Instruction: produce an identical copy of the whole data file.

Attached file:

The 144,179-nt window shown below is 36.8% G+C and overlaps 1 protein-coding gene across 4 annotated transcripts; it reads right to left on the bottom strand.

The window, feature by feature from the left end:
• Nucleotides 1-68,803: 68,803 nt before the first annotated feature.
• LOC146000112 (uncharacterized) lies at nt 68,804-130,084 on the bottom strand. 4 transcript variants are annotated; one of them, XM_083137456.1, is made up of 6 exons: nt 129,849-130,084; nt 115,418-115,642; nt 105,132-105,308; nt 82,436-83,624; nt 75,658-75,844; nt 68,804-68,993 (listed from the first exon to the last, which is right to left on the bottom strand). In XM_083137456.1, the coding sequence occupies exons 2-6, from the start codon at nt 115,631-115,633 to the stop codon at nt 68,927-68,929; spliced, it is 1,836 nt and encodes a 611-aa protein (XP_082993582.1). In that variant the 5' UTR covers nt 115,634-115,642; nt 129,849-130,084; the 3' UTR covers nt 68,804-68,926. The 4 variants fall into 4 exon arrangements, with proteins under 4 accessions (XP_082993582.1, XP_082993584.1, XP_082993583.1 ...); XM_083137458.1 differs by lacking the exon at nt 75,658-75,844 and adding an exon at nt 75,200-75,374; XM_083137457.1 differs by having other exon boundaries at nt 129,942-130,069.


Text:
The 144,179-nt window shown below is 36.8% G+C and overlaps 1 protein-coding gene across 4 annotated transcripts; it reads right to left on the bottom strand.

The window, feature by feature from the left end:
• Nucleotides 1-68,803: 68,803 nt before the first annotated feature.
• LOC146000112 (uncharacterized) lies at nt 68,804-130,084 on the bottom strand. 4 transcript variants are annotated; one of them, XM_083137456.1, is made up of 6 exons: nt 129,849-130,084; nt 115,418-115,642; nt 105,132-105,308; nt 82,436-83,624; nt 75,658-75,844; nt 68,804-68,993 (listed from the first exon to the last, which is right to left on the bottom strand). In XM_083137456.1, the coding sequence occupies exons 2-6, from the start codon at nt 115,631-115,633 to the stop codon at nt 68,927-68,929; spliced, it is 1,836 nt and encodes a 611-aa protein (XP_082993582.1). In that variant the 5' UTR covers nt 115,634-115,642; nt 129,849-130,084; the 3' UTR covers nt 68,804-68,926. The 4 variants fall into 4 exon arrangements, with proteins under 4 accessions (XP_082993582.1, XP_082993584.1, XP_082993583.1 ...); XM_083137458.1 differs by lacking the exon at nt 75,658-75,844 and adding an exon at nt 75,200-75,374; XM_083137457.1 differs by having other exon boundaries at nt 129,942-130,069.